New York's horse and buggy losing ground to animal rights group
By Edith Honan
NEW YORK (Reuters) - The Central Park horse and buggy ride, for decades an iconic New York experience along with a Broadway show or a visit to the Empire State Building, is facing extinction.
Animal rights groups that had long argued horses do not belong in a congested, urban environment like midtown Manhattan suddenly find themselves with the upper hand.
Three weeks before the city's November 5 mayoral election, the top candidates both support ending the practice and say they are open to alternatives, like replacing the horses with 8-seat electric cars.
"We are in the biggest, densest urban area in North America. It is not a place for horses. They are not meant to be in traffic jams," Bill de Blasio, the Democrat front-runner said at a press conference with New York Class, an animal rights group. "It's obvious. There are better alternatives."
But Christina Hansen, a carriage driver from Kentucky who has become the face of the industry in New York, says de Blasio and his Republican opponent Joe Lhota have it all wrong.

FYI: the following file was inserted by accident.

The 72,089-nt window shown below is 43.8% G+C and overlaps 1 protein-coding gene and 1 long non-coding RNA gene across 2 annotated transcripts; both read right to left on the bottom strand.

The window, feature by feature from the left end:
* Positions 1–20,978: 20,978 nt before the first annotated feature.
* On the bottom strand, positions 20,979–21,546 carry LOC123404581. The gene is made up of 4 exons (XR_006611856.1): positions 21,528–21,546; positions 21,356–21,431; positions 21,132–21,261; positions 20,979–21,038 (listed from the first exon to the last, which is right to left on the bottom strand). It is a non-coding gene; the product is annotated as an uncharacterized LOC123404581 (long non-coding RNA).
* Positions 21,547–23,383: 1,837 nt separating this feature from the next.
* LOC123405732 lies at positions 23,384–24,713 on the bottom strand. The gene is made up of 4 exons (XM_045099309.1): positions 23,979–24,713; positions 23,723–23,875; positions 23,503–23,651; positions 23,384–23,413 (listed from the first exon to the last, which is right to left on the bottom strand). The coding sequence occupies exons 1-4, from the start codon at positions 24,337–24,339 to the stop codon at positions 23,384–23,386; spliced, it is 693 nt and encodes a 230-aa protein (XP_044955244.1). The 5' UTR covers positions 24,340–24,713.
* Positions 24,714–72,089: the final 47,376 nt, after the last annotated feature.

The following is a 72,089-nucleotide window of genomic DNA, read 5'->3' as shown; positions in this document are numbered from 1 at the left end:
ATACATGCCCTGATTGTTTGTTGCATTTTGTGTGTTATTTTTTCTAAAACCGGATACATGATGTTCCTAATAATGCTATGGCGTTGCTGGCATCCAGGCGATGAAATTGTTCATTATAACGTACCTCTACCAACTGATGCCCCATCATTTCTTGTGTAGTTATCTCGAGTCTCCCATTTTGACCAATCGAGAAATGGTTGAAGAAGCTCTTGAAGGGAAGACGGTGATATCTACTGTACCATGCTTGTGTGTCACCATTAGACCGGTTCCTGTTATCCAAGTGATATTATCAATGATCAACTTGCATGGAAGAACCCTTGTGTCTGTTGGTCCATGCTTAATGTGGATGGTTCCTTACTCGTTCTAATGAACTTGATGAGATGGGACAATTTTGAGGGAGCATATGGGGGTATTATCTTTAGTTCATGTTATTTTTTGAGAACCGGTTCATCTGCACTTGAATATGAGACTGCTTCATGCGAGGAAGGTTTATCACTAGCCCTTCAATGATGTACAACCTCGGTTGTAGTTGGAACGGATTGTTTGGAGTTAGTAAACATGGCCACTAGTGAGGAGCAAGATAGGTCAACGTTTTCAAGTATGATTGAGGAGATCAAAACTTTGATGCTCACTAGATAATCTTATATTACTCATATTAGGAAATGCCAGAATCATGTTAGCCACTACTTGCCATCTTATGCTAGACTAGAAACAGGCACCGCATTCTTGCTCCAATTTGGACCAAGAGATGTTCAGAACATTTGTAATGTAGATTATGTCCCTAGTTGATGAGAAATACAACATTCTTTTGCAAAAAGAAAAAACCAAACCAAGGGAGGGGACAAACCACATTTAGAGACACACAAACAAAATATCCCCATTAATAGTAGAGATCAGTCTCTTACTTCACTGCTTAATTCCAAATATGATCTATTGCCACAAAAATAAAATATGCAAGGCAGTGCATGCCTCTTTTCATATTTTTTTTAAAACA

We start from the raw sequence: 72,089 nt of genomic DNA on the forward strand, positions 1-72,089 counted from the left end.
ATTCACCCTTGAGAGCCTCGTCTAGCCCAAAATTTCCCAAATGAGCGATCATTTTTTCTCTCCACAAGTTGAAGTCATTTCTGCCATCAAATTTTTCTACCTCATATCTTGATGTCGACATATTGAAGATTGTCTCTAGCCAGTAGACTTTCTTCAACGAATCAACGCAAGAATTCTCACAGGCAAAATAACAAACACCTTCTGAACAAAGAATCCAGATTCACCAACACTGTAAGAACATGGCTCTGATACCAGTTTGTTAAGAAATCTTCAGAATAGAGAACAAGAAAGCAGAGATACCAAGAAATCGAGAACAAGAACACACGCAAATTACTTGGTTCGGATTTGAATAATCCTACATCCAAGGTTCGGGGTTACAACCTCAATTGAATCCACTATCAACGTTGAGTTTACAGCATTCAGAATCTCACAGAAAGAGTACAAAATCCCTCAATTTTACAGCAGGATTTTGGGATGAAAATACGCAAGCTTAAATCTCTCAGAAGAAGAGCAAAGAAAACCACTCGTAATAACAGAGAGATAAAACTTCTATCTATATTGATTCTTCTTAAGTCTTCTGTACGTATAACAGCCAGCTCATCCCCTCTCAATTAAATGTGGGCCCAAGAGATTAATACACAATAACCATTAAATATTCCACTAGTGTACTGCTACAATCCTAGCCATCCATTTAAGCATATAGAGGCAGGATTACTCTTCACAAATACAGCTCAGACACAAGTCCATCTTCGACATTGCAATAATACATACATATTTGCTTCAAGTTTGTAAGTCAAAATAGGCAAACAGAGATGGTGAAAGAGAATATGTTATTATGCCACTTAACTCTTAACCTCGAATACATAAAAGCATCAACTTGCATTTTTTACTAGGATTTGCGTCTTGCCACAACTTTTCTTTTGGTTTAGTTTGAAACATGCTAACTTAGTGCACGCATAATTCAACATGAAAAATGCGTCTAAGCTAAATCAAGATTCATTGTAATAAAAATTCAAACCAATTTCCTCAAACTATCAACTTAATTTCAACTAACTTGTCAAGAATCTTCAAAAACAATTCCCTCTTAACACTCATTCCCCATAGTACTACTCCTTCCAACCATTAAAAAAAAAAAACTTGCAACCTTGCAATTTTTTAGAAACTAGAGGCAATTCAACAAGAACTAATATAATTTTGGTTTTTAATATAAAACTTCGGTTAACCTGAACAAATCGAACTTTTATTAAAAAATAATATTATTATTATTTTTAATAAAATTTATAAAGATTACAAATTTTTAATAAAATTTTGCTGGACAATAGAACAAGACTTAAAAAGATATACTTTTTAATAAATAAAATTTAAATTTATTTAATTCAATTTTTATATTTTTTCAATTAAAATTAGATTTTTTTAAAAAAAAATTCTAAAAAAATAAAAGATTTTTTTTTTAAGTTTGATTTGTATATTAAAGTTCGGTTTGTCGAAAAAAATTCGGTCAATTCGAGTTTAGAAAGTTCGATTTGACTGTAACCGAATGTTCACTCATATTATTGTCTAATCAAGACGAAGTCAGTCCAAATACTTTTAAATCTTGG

"It's all a bunch of hysteria," said Hansen, 33, as she guided her horse, Sara, through Manhattan traffic toward Central Park. "Their agenda is not animal welfare. It's animal rights."
"We bred horses to be powerful, willing partners in our civilization," said Hansen, who wore a long coat and feathered felt hat. "They project their own human emotions onto horses."
Like many New York classics, the Central Park carriage ride was immortalized in cinema. In Woody Allen's "Manhattan," Allen's character kisses his young girlfriend, played by Mariel Hemingway, in the back seat of a carriage. The image has been used again and again in TV series such as "Sex in the City," "Seinfeld" and "30 Rock." Continued...